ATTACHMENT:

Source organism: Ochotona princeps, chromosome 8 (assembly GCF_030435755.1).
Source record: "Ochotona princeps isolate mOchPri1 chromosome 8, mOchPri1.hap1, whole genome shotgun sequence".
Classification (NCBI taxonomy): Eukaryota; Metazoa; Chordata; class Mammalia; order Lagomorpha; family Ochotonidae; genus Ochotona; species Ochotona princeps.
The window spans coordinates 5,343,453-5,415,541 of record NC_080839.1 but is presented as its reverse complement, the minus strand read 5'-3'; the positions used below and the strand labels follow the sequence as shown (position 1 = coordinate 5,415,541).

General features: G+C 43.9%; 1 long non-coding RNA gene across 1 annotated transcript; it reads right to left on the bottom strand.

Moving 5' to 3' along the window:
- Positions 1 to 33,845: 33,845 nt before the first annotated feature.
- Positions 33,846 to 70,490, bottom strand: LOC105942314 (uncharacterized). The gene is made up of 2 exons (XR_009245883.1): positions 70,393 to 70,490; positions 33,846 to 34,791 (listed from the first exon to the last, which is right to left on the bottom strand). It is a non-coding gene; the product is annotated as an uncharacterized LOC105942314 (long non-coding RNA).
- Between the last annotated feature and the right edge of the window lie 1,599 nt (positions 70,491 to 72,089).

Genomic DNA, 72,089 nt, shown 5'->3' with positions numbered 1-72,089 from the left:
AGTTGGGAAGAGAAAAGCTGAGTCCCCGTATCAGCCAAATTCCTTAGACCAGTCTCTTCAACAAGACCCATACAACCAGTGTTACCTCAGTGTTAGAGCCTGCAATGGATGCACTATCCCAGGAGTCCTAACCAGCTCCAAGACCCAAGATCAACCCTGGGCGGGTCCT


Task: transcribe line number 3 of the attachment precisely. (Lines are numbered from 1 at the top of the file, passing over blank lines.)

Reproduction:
Classification (NCBI taxonomy): Eukaryota; Metazoa; Chordata; class Mammalia; order Lagomorpha; family Ochotonidae; genus Ochotona; species Ochotona princeps.